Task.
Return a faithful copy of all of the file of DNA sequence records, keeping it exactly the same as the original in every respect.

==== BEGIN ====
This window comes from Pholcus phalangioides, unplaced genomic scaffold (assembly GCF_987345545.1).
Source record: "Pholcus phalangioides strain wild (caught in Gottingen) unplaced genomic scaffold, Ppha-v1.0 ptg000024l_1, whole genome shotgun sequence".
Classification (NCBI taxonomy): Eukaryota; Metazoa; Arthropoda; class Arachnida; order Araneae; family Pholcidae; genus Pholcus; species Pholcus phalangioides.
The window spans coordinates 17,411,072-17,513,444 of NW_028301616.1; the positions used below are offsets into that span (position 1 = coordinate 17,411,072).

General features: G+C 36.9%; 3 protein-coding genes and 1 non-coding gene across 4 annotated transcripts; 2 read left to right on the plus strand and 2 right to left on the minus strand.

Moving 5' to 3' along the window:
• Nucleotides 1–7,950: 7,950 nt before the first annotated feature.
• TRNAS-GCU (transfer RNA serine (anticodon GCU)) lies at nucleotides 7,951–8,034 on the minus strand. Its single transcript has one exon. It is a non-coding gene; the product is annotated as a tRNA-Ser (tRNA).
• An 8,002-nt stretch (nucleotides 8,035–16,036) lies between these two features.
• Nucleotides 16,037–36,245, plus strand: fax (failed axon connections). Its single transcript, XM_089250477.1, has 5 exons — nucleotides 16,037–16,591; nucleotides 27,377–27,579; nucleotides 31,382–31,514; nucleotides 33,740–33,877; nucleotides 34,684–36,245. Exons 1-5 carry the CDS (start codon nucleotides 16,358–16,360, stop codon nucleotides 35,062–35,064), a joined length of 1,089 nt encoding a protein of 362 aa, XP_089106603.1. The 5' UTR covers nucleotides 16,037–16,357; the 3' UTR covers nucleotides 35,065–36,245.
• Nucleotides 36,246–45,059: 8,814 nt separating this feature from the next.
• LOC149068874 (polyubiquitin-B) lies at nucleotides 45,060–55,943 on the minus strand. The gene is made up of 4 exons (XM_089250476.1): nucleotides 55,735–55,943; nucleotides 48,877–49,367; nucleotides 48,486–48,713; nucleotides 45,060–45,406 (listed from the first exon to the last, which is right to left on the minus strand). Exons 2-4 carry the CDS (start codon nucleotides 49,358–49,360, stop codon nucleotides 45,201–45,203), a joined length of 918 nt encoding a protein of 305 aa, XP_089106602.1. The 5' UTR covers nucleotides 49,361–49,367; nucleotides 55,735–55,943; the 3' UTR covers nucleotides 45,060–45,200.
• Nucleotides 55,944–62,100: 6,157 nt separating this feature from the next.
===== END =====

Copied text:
This window comes from Pholcus phalangioides, unplaced genomic scaffold (assembly GCF_987345545.1).
Source record: "Pholcus phalangioides strain wild (caught in Gottingen) unplaced genomic scaffold, Ppha-v1.0 ptg000024l_1, whole genome shotgun sequence".
Classification (NCBI taxonomy): Eukaryota; Metazoa; Arthropoda; class Arachnida; order Araneae; family Pholcidae; genus Pholcus; species Pholcus phalangioides.
The window spans coordinates 17,411,072-17,513,444 of NW_028301616.1; the positions used below are offsets into that span (position 1 = coordinate 17,411,072).

General features: G+C 36.9%; 3 protein-coding genes and 1 non-coding gene across 4 annotated transcripts; 2 read left to right on the plus strand and 2 right to left on the minus strand.

Moving 5' to 3' along the window:
• Nucleotides 1–7,950: 7,950 nt before the first annotated feature.
• TRNAS-GCU (transfer RNA serine (anticodon GCU)) lies at nucleotides 7,951–8,034 on the minus strand. Its single transcript has one exon. It is a non-coding gene; the product is annotated as a tRNA-Ser (tRNA).
• An 8,002-nt stretch (nucleotides 8,035–16,036) lies between these two features.
• Nucleotides 16,037–36,245, plus strand: fax (failed axon connections). Its single transcript, XM_089250477.1, has 5 exons — nucleotides 16,037–16,591; nucleotides 27,377–27,579; nucleotides 31,382–31,514; nucleotides 33,740–33,877; nucleotides 34,684–36,245. Exons 1-5 carry the CDS (start codon nucleotides 16,358–16,360, stop codon nucleotides 35,062–35,064), a joined length of 1,089 nt encoding a protein of 362 aa, XP_089106603.1. The 5' UTR covers nucleotides 16,037–16,357; the 3' UTR covers nucleotides 35,065–36,245.
• Nucleotides 36,246–45,059: 8,814 nt separating this feature from the next.
• LOC149068874 (polyubiquitin-B) lies at nucleotides 45,060–55,943 on the minus strand. The gene is made up of 4 exons (XM_089250476.1): nucleotides 55,735–55,943; nucleotides 48,877–49,367; nucleotides 48,486–48,713; nucleotides 45,060–45,406 (listed from the first exon to the last, which is right to left on the minus strand). Exons 2-4 carry the CDS (start codon nucleotides 49,358–49,360, stop codon nucleotides 45,201–45,203), a joined length of 918 nt encoding a protein of 305 aa, XP_089106602.1. The 5' UTR covers nucleotides 49,361–49,367; nucleotides 55,735–55,943; the 3' UTR covers nucleotides 45,060–45,200.
• Nucleotides 55,944–62,100: 6,157 nt separating this feature from the next.